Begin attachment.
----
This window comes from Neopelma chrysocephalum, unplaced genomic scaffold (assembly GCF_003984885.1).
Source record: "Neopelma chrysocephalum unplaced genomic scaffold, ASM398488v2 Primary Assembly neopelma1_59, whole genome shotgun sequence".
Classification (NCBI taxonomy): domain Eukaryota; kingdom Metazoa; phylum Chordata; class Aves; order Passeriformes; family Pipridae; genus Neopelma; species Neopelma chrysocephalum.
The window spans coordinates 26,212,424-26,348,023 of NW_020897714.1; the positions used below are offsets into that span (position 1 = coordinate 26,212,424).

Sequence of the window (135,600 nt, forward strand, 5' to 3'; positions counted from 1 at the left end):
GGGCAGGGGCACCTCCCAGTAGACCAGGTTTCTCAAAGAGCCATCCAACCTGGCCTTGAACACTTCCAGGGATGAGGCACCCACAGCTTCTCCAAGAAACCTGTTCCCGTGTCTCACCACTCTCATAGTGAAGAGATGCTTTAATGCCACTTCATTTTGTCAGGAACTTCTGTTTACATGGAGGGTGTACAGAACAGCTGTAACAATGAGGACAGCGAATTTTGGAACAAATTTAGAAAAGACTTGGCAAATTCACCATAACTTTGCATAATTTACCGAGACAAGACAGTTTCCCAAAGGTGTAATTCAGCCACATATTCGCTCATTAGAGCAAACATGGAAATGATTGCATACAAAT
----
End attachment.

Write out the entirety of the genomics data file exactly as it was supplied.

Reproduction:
This window comes from Neopelma chrysocephalum, unplaced genomic scaffold (assembly GCF_003984885.1).
Source record: "Neopelma chrysocephalum unplaced genomic scaffold, ASM398488v2 Primary Assembly neopelma1_59, whole genome shotgun sequence".
Classification (NCBI taxonomy): domain Eukaryota; kingdom Metazoa; phylum Chordata; class Aves; order Passeriformes; family Pipridae; genus Neopelma; species Neopelma chrysocephalum.
The window spans coordinates 26,212,424-26,348,023 of NW_020897714.1; the positions used below are offsets into that span (position 1 = coordinate 26,212,424).

Sequence of the window (135,600 nt, forward strand, 5' to 3'; positions counted from 1 at the left end):
GGGCAGGGGCACCTCCCAGTAGACCAGGTTTCTCAAAGAGCCATCCAACCTGGCCTTGAACACTTCCAGGGATGAGGCACCCACAGCTTCTCCAAGAAACCTGTTCCCGTGTCTCACCACTCTCATAGTGAAGAGATGCTTTAATGCCACTTCATTTTGTCAGGAACTTCTGTTTACATGGAGGGTGTACAGAACAGCTGTAACAATGAGGACAGCGAATTTTGGAACAAATTTAGAAAAGACTTGGCAAATTCACCATAACTTTGCATAATTTACCGAGACAAGACAGTTTCCCAAAGGTGTAATTCAGCCACATATTCGCTCATTAGAGCAAACATGGAAATGATTGCATACAAAT